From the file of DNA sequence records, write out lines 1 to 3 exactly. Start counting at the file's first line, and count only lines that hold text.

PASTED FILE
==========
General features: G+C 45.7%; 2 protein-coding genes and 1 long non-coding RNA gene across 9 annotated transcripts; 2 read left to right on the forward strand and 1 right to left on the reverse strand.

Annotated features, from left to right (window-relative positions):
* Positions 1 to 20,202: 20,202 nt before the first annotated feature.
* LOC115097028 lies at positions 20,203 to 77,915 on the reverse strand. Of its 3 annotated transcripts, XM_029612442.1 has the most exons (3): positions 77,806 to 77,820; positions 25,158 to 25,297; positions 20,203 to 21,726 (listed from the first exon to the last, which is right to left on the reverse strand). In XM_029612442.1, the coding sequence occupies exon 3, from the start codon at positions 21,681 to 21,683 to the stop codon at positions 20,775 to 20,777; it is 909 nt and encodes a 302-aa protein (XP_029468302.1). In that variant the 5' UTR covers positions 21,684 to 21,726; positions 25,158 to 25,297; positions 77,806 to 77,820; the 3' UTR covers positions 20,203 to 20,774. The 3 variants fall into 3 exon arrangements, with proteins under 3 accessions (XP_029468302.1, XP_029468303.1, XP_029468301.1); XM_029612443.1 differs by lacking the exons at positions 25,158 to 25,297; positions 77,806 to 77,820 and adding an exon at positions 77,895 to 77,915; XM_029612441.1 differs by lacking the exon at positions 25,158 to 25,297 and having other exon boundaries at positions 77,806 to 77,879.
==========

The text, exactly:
General features: G+C 45.7%; 2 protein-coding genes and 1 long non-coding RNA gene across 9 annotated transcripts; 2 read left to right on the forward strand and 1 right to left on the reverse strand.

Annotated features, from left to right (window-relative positions):
* Positions 1 to 20,202: 20,202 nt before the first annotated feature.